Because the cost of a home is typically far too expensive for consumers to pay for out of pocket, the next best option is by seeking out a loan from a mortgage provider. And while these lenders have a heavy influence on how much a borrower will spend over the life of the loan, new survey data suggests that many people may wind up spending more than they need to by buying into certain mortgage myths.
conducted by real estate information company Zillow, a considerable number of prospective homeowners are under the impression that they have to make a certain down payment before they can purchase a home. For example, more than one-third of respondents - 34 percent - who were in the market to purchase a residence didn't realize that they could get a mortgage by making a down payment of 5 percent on the value of the home.
This misinterpretation may spring from legislative efforts in Washington, as lawmakers have attempted to pass laws that would prevent homeowners from obtaining a government-backed mortgage if they can't make a down payment of at least 20 percent.
Borrowers unclear about where to go for most affordable loan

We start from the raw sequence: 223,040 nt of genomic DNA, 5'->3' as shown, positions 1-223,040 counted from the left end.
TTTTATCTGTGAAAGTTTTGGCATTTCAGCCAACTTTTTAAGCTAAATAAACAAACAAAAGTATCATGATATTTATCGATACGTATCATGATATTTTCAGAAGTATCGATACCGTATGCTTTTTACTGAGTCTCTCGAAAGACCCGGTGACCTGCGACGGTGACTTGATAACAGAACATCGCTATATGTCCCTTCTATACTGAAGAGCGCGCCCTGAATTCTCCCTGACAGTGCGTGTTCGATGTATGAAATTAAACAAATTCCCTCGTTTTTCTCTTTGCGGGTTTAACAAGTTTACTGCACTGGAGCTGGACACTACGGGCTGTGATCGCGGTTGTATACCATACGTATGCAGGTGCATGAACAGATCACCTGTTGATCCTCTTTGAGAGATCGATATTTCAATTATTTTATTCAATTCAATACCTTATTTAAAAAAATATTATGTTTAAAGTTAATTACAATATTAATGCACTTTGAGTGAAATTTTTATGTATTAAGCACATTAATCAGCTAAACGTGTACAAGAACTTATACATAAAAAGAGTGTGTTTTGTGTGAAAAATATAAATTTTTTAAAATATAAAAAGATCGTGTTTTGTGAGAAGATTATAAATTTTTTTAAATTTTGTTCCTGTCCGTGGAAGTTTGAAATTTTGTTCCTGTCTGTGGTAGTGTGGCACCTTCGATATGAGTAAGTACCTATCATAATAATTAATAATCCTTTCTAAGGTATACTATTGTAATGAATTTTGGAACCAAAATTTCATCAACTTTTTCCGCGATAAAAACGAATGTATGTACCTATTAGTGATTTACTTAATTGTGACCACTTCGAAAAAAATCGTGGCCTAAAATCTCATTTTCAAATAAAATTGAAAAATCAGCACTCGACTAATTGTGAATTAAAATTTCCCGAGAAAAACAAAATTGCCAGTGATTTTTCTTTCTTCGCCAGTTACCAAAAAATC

Something else that they often misinterpret is where they can go to find the cheapest lending rate. One in four respondents said, according to the Zillow poll, that the most reliable place to find an affordable home loan was with the bank they currently use.
In reality, real estate experts say that borrowers should shop around, inquiring with several financial services and institutions to see which one will give them the best rate.
Erin Lantz, Zillow's director of mortgages, indicated that borrowers are often too quick to take the first offer that's made, which can wind up costing them.
"If a home buyer can lower their interest rate by even half a percentage point, they can not only increase their purchasing power, but save thousands of dollars over the life of the loan," said Lantz. "Buyers should always shop multiple lenders and compare rates and fees and read lender reviews in order to find the best loan for their situation."
Half-truths may help explain why some people don't pursue a home inspection before purchasing a residence. The American Society of Home Inspectors notes that some of the most common myths that people falsely believe include the notion that inspections are only needed for existing homes, that inspectors are overly nitpicky and that the process frequently leads to renegotiated purchase offers after one has been performed.
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